These are four very important questions. Whether or not your child actually has a learning difficulty can only be answered when some kind of assessment is conducted. Parents frequently report a “gut feeling” about their child’s reading or learning and may say things like “my husband…or I, had similar difficulties at school”. However it is only by having assessment done that the concern will be confirmed.
Parents often pose the following questions.
- “Does my child have a learning difficulty of some kind?”
- “Should I have my child assessed?”
- What would assessment give me?”
- “Who should assess my child?”
Indeed, if some kind of difficulty is being reported by the class teacher, or if you have that gut feeling, then you really should have your child assessed.
Why? Only assessment will provide you with an informed understanding of the nature and extent of the problem with learning. Achievement and ability testing will provide vital information about the nature and extent of the difficulty and this can then be used to help the teacher and you, to support your child. Given the complexities and importance of education, the earlier this occurs, the better.
So who should assess your child? Assessment can be sourced from a number of different providers. Psychologists can provide cognitive assessment. Special education teachers will focus on achievement testing in the different learning areas such as literacy and numeracy. Speech pathologists will take a language and phonological awareness perspective. In fact, all of these perspectives can provide important information about children’s’ learning.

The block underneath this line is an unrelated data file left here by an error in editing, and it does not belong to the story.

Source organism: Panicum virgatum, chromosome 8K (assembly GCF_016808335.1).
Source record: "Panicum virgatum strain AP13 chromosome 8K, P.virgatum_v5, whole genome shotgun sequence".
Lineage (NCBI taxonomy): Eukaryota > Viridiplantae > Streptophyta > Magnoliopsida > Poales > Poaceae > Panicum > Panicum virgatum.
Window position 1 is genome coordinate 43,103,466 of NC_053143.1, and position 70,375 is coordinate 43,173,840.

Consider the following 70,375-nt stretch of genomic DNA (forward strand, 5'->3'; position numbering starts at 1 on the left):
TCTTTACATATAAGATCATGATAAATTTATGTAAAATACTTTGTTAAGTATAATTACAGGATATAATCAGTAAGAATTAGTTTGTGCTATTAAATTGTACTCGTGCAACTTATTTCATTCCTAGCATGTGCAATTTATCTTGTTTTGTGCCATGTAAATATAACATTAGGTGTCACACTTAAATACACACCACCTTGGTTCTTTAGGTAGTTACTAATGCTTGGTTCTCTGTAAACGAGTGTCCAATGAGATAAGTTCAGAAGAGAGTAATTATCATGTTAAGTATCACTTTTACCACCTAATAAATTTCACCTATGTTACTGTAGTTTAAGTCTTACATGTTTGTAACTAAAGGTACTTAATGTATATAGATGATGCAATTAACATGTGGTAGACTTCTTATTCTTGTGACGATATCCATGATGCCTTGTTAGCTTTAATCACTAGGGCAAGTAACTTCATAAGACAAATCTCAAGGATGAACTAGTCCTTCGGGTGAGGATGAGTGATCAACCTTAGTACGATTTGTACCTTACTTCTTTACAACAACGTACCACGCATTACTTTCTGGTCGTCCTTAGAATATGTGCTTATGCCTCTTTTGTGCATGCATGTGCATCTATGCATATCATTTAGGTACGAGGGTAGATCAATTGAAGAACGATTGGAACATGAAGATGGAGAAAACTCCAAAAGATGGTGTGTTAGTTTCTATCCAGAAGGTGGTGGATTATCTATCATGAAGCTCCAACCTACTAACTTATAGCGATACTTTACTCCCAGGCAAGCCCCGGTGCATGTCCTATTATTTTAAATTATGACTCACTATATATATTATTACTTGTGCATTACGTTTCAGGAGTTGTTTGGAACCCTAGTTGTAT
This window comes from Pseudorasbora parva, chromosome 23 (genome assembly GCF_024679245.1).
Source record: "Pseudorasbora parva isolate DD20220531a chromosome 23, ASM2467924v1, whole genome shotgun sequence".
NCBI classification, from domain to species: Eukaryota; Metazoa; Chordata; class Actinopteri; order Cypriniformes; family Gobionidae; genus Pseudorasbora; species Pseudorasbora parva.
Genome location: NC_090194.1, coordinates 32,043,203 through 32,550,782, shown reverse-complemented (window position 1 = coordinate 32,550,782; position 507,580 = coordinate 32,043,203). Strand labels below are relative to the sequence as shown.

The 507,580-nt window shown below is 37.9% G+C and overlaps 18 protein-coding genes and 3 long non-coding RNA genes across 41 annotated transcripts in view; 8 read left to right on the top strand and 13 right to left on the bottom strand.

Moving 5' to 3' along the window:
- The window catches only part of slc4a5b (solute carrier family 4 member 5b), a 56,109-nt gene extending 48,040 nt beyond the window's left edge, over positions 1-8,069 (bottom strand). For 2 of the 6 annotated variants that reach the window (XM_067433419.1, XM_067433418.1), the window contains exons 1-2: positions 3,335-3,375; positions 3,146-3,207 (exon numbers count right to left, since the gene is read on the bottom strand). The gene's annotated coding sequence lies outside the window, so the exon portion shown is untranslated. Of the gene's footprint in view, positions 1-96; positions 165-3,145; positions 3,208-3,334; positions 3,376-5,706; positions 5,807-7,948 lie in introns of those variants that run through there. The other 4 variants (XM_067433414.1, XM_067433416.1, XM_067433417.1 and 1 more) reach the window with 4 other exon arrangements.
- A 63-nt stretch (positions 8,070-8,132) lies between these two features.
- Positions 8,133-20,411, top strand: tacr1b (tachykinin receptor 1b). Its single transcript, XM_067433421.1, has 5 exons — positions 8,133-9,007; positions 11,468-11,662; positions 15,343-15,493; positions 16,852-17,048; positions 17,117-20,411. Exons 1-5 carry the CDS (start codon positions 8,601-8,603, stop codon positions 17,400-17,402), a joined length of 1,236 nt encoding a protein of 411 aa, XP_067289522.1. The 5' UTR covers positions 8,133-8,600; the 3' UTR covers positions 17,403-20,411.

An all inclusive perspective is best. If the different assessment components can be sourced from the one provider, this is an advantage, both educationally and financially for you. Children have real problems, in real situations. A learning difficulty, whether it is a reading difficulty, language based learning difficulty or broad based academic underachievement needs to be understood from each of the perspectives – ability, achievement and potential. There also needs to be an appreciation of the child’s strengths and weaknesses in the context of the child’s ‘real’ world.
Marg Young of Young Advantage has over thirty five years of experience as a speech pathologist, primary trained teacher and special education teacher. Her postgraduate qualifications in education include both learning difficulty and gifted education. She is able to offer the comprehensive approach that is required to determine the nature of all types of learning difficulties, as well as to work through a solution with you.